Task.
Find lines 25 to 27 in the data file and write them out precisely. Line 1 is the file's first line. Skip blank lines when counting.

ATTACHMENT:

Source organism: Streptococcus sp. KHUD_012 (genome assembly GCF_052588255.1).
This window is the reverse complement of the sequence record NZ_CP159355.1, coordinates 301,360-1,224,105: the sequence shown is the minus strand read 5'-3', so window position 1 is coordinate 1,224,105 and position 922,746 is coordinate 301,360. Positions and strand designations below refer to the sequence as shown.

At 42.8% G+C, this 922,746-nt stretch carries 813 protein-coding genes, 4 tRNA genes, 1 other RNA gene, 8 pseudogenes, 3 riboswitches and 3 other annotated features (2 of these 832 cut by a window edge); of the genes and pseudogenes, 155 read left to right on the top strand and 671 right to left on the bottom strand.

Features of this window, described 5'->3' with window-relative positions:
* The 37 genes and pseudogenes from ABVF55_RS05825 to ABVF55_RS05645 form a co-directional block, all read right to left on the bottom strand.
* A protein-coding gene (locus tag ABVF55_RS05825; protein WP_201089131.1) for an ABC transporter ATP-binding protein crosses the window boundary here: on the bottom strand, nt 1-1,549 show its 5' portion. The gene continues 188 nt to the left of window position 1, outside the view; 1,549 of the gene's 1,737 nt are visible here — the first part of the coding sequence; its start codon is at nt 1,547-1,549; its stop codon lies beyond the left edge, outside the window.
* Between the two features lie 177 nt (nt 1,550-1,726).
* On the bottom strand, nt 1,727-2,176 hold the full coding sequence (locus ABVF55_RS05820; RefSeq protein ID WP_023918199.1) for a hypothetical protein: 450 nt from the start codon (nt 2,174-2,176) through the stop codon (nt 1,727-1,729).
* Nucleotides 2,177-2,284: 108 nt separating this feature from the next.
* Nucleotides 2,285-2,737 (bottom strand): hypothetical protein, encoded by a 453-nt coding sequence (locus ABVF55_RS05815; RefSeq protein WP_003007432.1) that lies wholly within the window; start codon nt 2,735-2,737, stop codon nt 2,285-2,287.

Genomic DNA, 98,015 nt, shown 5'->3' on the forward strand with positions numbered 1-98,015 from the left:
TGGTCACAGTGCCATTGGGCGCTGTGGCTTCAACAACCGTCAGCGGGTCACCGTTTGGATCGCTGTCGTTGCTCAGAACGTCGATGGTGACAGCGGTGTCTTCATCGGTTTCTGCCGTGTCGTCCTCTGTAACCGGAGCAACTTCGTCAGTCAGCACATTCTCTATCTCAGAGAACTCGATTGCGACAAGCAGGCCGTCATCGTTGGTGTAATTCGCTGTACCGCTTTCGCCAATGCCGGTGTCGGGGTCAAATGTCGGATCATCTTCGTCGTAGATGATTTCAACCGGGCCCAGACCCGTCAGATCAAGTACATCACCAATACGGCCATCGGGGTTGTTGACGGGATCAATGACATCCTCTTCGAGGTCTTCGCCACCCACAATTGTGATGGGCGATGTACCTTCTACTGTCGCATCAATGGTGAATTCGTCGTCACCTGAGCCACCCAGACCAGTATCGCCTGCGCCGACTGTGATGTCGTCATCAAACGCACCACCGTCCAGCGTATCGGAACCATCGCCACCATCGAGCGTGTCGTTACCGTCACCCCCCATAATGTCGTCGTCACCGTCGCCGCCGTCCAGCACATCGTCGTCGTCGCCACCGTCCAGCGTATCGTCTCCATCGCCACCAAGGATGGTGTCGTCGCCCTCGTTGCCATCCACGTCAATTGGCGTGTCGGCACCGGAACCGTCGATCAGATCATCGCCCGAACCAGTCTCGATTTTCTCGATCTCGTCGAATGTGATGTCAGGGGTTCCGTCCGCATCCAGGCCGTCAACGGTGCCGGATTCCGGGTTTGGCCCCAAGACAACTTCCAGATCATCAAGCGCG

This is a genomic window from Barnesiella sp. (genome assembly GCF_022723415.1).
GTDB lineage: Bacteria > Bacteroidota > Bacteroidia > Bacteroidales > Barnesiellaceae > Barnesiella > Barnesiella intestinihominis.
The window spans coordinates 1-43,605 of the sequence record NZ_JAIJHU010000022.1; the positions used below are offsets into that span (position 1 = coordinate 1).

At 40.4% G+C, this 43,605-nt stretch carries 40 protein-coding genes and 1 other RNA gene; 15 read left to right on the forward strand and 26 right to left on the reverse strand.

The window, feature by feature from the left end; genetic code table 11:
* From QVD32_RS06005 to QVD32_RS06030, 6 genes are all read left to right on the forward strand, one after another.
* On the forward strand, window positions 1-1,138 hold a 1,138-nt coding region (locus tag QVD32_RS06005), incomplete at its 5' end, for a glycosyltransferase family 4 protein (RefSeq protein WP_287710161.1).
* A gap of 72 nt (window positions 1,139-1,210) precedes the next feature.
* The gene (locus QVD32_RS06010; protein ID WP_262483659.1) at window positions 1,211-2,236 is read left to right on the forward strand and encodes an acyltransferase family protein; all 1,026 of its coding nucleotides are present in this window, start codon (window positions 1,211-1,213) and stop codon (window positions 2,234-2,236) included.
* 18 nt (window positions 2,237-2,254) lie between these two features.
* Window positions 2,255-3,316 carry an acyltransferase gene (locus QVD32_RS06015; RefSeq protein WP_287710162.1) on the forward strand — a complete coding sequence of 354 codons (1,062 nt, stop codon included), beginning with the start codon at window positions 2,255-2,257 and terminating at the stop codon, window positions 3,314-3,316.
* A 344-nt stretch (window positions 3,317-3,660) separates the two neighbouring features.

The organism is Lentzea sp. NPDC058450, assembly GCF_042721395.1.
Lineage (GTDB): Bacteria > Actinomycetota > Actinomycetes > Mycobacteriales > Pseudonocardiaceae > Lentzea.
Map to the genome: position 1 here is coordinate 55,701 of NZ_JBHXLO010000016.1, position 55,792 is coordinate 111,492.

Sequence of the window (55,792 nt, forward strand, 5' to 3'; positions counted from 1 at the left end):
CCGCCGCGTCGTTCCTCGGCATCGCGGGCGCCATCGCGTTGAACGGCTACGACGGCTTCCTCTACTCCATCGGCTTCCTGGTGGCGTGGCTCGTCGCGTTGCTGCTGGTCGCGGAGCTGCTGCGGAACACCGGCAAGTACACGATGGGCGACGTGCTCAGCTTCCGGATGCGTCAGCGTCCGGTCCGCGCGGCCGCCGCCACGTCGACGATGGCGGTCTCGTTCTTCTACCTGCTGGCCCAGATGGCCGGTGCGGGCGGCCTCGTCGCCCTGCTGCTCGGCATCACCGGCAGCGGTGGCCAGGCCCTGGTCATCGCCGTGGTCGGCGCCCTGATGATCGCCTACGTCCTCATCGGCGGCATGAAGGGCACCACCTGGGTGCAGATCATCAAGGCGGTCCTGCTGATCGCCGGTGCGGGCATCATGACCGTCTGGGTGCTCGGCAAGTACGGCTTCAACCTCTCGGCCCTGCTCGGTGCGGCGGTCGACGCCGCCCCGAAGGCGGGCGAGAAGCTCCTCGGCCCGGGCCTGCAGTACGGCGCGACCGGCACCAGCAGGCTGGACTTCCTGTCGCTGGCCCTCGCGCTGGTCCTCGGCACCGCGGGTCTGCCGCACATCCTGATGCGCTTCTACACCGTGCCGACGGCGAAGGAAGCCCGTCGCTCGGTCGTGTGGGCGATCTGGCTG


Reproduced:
The organism is Lentzea sp. NPDC058450, assembly GCF_042721395.1.
Lineage (GTDB): Bacteria > Actinomycetota > Actinomycetes > Mycobacteriales > Pseudonocardiaceae > Lentzea.
Map to the genome: position 1 here is coordinate 55,701 of NZ_JBHXLO010000016.1, position 55,792 is coordinate 111,492.